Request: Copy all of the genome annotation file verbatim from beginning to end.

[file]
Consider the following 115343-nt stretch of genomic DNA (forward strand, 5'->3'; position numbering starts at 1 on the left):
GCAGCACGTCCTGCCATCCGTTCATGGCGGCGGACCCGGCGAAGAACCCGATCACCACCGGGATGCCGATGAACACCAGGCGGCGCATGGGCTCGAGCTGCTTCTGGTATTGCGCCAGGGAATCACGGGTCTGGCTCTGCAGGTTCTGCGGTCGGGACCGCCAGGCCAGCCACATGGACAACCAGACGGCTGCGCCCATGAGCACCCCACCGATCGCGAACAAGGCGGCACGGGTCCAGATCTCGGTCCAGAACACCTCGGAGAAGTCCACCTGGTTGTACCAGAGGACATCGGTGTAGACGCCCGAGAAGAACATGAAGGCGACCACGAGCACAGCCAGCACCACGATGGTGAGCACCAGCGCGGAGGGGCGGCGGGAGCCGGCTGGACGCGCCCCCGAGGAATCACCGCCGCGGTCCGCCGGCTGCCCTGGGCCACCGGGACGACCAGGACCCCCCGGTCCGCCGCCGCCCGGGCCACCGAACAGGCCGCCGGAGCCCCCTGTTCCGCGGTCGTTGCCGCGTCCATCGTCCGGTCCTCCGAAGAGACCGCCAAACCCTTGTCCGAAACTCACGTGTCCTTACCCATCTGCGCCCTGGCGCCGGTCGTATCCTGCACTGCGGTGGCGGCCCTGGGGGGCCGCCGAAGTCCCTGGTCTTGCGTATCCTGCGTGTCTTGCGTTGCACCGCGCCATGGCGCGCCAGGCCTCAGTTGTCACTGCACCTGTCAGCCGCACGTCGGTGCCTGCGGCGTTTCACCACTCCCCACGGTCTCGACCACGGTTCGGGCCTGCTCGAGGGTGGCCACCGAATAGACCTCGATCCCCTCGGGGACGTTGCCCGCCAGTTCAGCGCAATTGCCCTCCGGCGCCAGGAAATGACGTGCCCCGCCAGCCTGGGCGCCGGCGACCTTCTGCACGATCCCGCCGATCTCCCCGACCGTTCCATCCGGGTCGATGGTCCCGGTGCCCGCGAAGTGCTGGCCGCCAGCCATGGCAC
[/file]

Consider the following 115343-nt stretch of genomic DNA (forward strand, 5'->3'; position numbering starts at 1 on the left):
GCAGCACGTCCTGCCATCCGTTCATGGCGGCGGACCCGGCGAAGAACCCGATCACCACCGGGATGCCGATGAACACCAGGCGGCGCATGGGCTCGAGCTGCTTCTGGTATTGCGCCAGGGAATCACGGGTCTGGCTCTGCAGGTTCTGCGGTCGGGACCGCCAGGCCAGCCACATGGACAACCAGACGGCTGCGCCCATGAGCACCCCACCGATCGCGAACAAGGCGGCACGGGTCCAGATCTCGGTCCAGAACACCTCGGAGAAGTCCACCTGGTTGTACCAGAGGACATCGGTGTAGACGCCCGAGAAGAACATGAAGGCGACCACGAGCACAGCCAGCACCACGATGGTGAGCACCAGCGCGGAGGGGCGGCGGGAGCCGGCTGGACGCGCCCCCGAGGAATCACCGCCGCGGTCCGCCGGCTGCCCTGGGCCACCGGGACGACCAGGACCCCCCGGTCCGCCGCCGCCCGGGCCACCGAACAGGCCGCCGGAGCCCCCTGTTCCGCGGTCGTTGCCGCGTCCATCGTCCGGTCCTCCGAAGAGACCGCCAAACCCTTGTCCGAAACTCACGTGTCCTTACCCATCTGCGCCCTGGCGCCGGTCGTATCCTGCACTGCGGTGGCGGCCCTGGGGGGCCGCCGAAGTCCCTGGTCTTGCGTATCCTGCGTGTCTTGCGTTGCACCGCGCCATGGCGCGCCAGGCCTCAGTTGTCACTGCACCTGTCAGCCGCACGTCGGTGCCTGCGGCGTTTCACCACTCCCCACGGTCTCGACCACGGTTCGGGCCTGCTCGAGGGTGGCCACCGAATAGACCTCGATCCCCTCGGGGACGTTGCCCGCCAGTTCAGCGCAATTGCCCTCCGGCGCCAGGAAATGACGTGCCCCGCCAGCCTGGGCGCCGGCGACCTTCTGCACGATCCCGCCGATCTCCCCGACCGTTCCATCCGGGTCGATGGTCCCGGTGCCCGCGAAGTGCTGGCCGCCAGCCATGGCAC